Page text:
March 11, 2020
The idea of filing for bankruptcy can be an intimidating process. It can be scary when you’re unsure of the consequences of filing, how it can affect your future or which bankruptcy to file for.
Per the U.S. Bankruptcy Code, there are six chapters of different bankruptcies that an individual can file under.
Typically, these types of bankruptcies apply to debtors based on criteria that qualify them to file.
If you happen to find yourself in serious debt, you are likely to file for Chapter 7 or Chapter 13 bankruptcy.
In this blog post, we break down the basics of Chapter 7 and Chapter 13, how to know which one you qualify for and the benefits of each chapter.
Chapter 7 Bankruptcy
This type of bankruptcy, also known as liquidation, is the most common and basic type. It’s for those who are in very serious debt with limited incomes.
Chapter 7 liquidates all of your assets to pay off the debt that you are unable to pay.
The liquidation of this property is paid to creditors, clearing you of whatever debt you have accrued and are unable to pay otherwise.
However, because of a number of exemptions that may apply, a vast majority of Chapter 7 cases do not require the sale of any of your property.
This process will usually take 3 to 5 months to clear all debts, giving the debtor a fresh start and wiping their slate of unsecured debts.
To become eligible for liquidation under Chapter 7 bankruptcy, a debtor will either have a household income below the state’s median level, or they undergo a “means test”.
Because Chapter 7 is typically reserved for people with limited income who are unable to pay back any of their debts, the “means test” determines whether they have enough disposable income to repay some or all of those debts.
So, if the household income falls below state levels, or living expenses exceed the income, debtors become eligible for Chapter 7 liquidation.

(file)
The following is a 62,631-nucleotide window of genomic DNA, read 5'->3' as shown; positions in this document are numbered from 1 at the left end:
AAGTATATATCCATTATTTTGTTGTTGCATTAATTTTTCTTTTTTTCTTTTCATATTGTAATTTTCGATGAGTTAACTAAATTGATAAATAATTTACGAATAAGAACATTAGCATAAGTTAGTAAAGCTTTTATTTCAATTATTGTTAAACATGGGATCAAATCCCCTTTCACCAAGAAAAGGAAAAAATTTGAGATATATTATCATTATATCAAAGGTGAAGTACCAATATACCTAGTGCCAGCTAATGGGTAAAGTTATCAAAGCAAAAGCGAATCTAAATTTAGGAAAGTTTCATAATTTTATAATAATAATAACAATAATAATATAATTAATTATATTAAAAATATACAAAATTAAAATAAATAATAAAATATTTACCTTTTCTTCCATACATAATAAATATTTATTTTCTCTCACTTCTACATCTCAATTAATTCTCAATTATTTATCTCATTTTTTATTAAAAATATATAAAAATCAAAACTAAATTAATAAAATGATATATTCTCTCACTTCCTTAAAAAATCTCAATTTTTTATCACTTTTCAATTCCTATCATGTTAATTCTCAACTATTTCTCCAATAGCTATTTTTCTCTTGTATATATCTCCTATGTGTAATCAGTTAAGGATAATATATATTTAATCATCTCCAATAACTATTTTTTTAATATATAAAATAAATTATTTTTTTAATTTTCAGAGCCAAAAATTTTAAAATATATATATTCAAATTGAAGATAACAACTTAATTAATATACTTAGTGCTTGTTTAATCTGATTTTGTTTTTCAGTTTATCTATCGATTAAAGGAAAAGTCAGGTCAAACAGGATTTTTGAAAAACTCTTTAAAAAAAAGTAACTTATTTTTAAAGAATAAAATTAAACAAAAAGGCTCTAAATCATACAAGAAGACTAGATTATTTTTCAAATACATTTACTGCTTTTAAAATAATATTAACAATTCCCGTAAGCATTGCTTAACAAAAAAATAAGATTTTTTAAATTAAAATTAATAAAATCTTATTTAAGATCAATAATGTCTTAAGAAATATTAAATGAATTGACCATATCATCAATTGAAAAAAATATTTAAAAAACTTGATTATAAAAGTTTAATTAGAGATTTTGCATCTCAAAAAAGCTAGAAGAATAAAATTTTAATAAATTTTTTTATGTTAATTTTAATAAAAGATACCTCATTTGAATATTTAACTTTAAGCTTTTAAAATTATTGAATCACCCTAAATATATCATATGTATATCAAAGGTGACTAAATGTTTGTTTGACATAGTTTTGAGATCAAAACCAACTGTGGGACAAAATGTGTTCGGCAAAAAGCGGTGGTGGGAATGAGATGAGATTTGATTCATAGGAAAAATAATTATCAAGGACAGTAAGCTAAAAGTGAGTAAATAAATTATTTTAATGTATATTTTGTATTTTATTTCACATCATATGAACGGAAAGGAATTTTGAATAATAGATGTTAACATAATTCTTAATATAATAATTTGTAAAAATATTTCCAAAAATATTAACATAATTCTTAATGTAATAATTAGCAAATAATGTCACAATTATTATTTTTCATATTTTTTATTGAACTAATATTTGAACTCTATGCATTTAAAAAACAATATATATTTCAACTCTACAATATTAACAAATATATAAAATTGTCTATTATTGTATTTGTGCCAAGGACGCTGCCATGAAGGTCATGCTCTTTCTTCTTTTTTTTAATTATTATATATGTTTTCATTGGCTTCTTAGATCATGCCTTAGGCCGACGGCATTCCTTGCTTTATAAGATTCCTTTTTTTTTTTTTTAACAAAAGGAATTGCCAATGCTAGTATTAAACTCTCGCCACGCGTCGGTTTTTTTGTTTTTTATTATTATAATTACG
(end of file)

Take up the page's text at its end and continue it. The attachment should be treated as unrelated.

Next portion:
If they have enough means (assets, property, etc.) to pay off some of their debt, or make too much income, they will be required to file for Chapter 13 bankruptcy.
Chapter 13 Bankruptcy
Chapter 13, or wage earner’s plan, is a type of bankruptcy that develops a repayment plan for debtors with a regular income.
Typically completed in the span of 3 to 5 years, filing for this chapter will enable a debtor to pay off creditors through a trustee-distributed payment plan.
Unlike Chapter 7, this filing will protect your property (including nonexempt property) from repossession and your house from foreclosure.
After a debtor successfully completes the court-mandated repayment plan, unsecured debts have the potential to be dismissed.
To become eligible to file for Chapter 13, debtors must have a regular income and have unsecured and secured debts that are less than $394,725 and $1,184,200, respectively.
Unsecured debts are those that are not backed by or tied to any tangible collateral or asset. Medical debt and credit card debt are the most common types of unsecured debt.
Unlike unsecured debts, secured debts are borrowed with collateral. This means that a debtor took out a loan with a tangible asset as collateral.
For example, a house and a car can be collateral for a mortgage and auto loan.
Advantages and Disadvantages of Chapter 7 and Chapter 13
Filers of both Chapter 7 and Chapter 13 have the potential to be “discharged” of unsecured debts. This means that filers can be cleared of any outstanding debt that falls within the realm of each chapter, giving them a new beginning.
In the case of Chapter 7, filing can quickly give debtors a fresh start, relieving them of their unpaid debts.
However, filers of liquidation bankruptcy have the potential to lose most of their nonexempt property for resale by bankruptcy trustees.
Unlike Chapter 13, Chapter 7 doesn’t give debtors a way to catch up on repayments to avoid repossession or foreclosure.
Chapter 13 offers repayment plans that allow debtors to keep their property and catch up on payments for their secured debts. In most cases, filers of wage earner’s plan will be cleared of their unsecured debts.
Chapter 13’s repayment plans will keep your property protected and relieve you of unsecured debts when the payment plan is completed.
Affecting Your Credit Score
In any case, filing for either chapter of bankruptcy will lower your credit score, making it more difficult to get any kind of loan. However, applying for a loan with a discharge on your credit isn’t impossible.
If you have a bankruptcy on your credit record, you are just more likely to receive loans at a higher interest rate.
Bankruptcies stay on your credit report for a number of years. Typically, a Chapter 7 filing will remain for ten years while a Chapter 13 will remain for seven years.
Hiring A Qualified Bankruptcy Attorney
Speaking with a qualified lawyer can protect you from losing property and assets. If you’re considering filing for bankruptcy, be sure to get in touch with a professional bankruptcy lawyer to determine your best financial options.